A Maple Falls man faces kidnapping and torture charges for shackling a man to a ladder, injecting him with a hypodermic needle and attacking him with a Taser, hammer and baton, then fleeing on a train to Seattle with a loaded handgun, according to Whatcom County Sheriff’s Office.
The 42-year-old man escaped close to 24 hours later, covered in blood, with severe injuries to his head and arms. He was flown to Harborview Medical Center in Seattle.
The man reported to police that around 10 a.m. Wednesday he went to the home of his old neighbor, “Calvin,” later identified as Donald Lee Calvin, 60, of 8135 Balfour Valley Drive. Calvin asked the man about a briefcase and whether he knew who stole it, according to the sheriff’s office. The man recalled telling Calvin he didn’t know.
According to the man’s story, Calvin responded by shooting him with a Taser “numerous times,” beating him with a baton and hammer, and repeatedly injecting him with a mysterious substance. Calvin told him it was “pain medication.”
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The man passed out, and at one point found himself handcuffed and shackled to a ladder on the living room floor, unable to move. Calvin continued to torture him by stomping on his wrists and demanding to know about the briefcase, the man reported.
Calvin kept the man tied up until Thursday morning, when he loaded him into a car – the victim’s 1997 Honda Accord – and drove him up a logging road, according to the sheriff’s office. There the man managed to open the front passenger’s side door, jump out and run to a nearby home to call 911.
Sheriff’s deputies obtained a search warrant for Calvin’s faded blue double-wide mobile home. They found a house of horrors: blood spatter on the living room carpet and wall, a bloody rope, a bloody baseball bat, a bloody ladder, bloody clothes in the washing machine, an empty box of leg irons, and four Tasers. All matched the victim’s account of what had transpired, according to the sheriff’s office. Deputies also recovered a 9 mm handgun, a .22 caliber rifle, and stolen garden tools valued at more than $2,000.
Detectives learned that one of Calvin’s friends drove him to an Amtrak station in Mount Vernon on Thursday morning. The friend told deputies that Calvin said he would “beat the (expletive) out of (the man)” and drove him up a mountain road to make him believe he was going to “get plugged.”
The Honda was found over an embankment, and deputies called out a U.S. Customs and Border Protection helicopter to help search for Calvin in case he had fled into the forest.
In the meantime, federal authorities detained Calvin at the Amtrak station in Seattle with a ticket in the name of “John Calvin.” In his lunchbox, police found a loaded 9 mm pistol.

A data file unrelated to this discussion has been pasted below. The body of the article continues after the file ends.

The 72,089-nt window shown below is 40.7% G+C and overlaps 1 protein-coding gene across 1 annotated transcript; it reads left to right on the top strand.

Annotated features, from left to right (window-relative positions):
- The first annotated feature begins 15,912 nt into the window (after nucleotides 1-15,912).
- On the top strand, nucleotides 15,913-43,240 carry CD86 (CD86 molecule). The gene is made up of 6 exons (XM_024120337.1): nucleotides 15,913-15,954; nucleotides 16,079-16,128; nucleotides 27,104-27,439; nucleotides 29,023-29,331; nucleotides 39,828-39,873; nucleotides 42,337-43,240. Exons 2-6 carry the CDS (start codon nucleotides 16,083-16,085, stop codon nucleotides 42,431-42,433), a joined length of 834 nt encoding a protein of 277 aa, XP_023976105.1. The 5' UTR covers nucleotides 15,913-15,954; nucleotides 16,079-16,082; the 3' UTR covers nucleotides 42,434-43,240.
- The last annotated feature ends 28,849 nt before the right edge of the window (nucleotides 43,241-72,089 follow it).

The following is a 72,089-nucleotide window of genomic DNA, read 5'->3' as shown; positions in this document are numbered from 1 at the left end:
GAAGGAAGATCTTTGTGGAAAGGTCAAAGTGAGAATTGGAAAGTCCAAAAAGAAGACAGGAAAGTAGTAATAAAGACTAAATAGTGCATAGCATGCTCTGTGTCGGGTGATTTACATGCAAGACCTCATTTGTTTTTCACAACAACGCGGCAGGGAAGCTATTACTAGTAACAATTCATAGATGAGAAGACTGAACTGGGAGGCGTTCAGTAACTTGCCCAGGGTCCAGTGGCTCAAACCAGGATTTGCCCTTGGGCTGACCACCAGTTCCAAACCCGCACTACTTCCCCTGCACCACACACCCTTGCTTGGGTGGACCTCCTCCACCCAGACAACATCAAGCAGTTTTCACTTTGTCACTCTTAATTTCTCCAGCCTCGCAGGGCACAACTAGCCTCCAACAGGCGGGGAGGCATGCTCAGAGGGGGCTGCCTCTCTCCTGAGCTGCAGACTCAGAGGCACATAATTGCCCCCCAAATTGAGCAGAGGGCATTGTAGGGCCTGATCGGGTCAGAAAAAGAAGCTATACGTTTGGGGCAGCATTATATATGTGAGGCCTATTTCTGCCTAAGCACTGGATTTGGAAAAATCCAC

Calvin told sheriff’s deputies that he “caught” the 42-year-old man in his house and punched him in the eye and hit him in the wrist with a metal pipe. Other parts of his story didn’t match with the man’s injuries, sheriff’s deputies said.
The man’s medical condition was “dire,” according to a statement read in court. He had severe cuts to his head, forehead and wrists; ligature marks from the rope, into the ligaments; a skull fracture; an orbital fracture; and kidney problems. He remained in satisfactory condition at Harborview on Friday, a hospital spokeswoman said.
The sheriff’s office noted that Calvin had reported a stolen briefcase about a month ago. For reasons that aren’t clear, Calvin surmised that the man had stolen it, or that he knew who stole it, said Undersheriff Jeff Parks. The burglary report didn’t note anything of significant value in the briefcase.
Calvin has felony convictions on his record from the early 1980s, for assault in the third degree and drug possession. In the early 1990s he was convicted of third-degree rape of a child. Court records show he had been charged with felony assault with a deadly weapon for attacking a woman, 26, with a hatchet in November 2003. She suffered a wound to the head. Those charges were dropped a few months later when police could no longer locate the victim.
Calvin was booked into Whatcom County Jail around 11:40 p.m. Thursday. Calvin covered his face and gasped, appearing to cry, as the deputy prosecutor, Erik Sigmar, read police reports at a bail hearing Friday afternoon. Calvin cupped his hand over his ear and told the court he had trouble hearing.
He faces charges of assault in the first degree, kidnapping in the first degree, motor vehicle theft, two counts of unlawful possession of a firearm and four counts of possession of stolen property.
Superior Court Commissioner Alfred Heydrich asked Calvin if he had any questions about what he is accused of. Calvin replied that he had many.
“Do I have a right to a grand jury, your honor?” he asked, in a high brittle voice. “Under the Fifth Amendment?”
“No,” Heydrich told him. “Not under the laws of the state of Washington.”
Heydrich said that, as someone familiar with local courts, he recognized Calvin’s name. Over 70 cases linked to Calvin are listed in a Washington state court database. Many are civil cases, appeals to the state Court of Appeals, or appeals to the state Supreme Court.
This year in his most recent lawsuit, where he acted as his own attorney, he accused his ex-landlord of towing away his 1956 pickup from his home without permission, dumping raw sewage on an adjacent property as close as possible to Calvin’s house and allowing up to 20 burglaries at the house because the landlord would not build a gate.
Calvin alleged that “miscreants” and “violent men” would often set off explosions and shoot guns in his yard at night to intimidate him. He demanded $375,000 in damages.
Calvin has not been formally charged in the kidnapping case. On Friday, the prosecutor asked for bail of $750,000. His public defender noted a lack of warrant history and a minimal disability income, and Heydrich set bail at $250,000.